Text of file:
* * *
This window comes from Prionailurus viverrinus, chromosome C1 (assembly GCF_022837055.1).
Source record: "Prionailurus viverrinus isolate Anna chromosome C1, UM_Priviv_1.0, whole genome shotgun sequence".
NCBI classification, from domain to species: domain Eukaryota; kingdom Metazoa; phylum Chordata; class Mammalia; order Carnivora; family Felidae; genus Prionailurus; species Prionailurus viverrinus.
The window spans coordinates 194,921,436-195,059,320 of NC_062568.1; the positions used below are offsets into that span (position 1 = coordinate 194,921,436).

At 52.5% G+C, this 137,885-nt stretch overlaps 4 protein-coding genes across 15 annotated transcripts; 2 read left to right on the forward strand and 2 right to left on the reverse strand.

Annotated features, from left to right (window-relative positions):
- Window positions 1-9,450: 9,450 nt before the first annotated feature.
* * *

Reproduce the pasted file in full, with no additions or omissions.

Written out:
This window comes from Prionailurus viverrinus, chromosome C1 (assembly GCF_022837055.1).
Source record: "Prionailurus viverrinus isolate Anna chromosome C1, UM_Priviv_1.0, whole genome shotgun sequence".
NCBI classification, from domain to species: domain Eukaryota; kingdom Metazoa; phylum Chordata; class Mammalia; order Carnivora; family Felidae; genus Prionailurus; species Prionailurus viverrinus.
The window spans coordinates 194,921,436-195,059,320 of NC_062568.1; the positions used below are offsets into that span (position 1 = coordinate 194,921,436).

At 52.5% G+C, this 137,885-nt stretch overlaps 4 protein-coding genes across 15 annotated transcripts; 2 read left to right on the forward strand and 2 right to left on the reverse strand.

Annotated features, from left to right (window-relative positions):
- Window positions 1-9,450: 9,450 nt before the first annotated feature.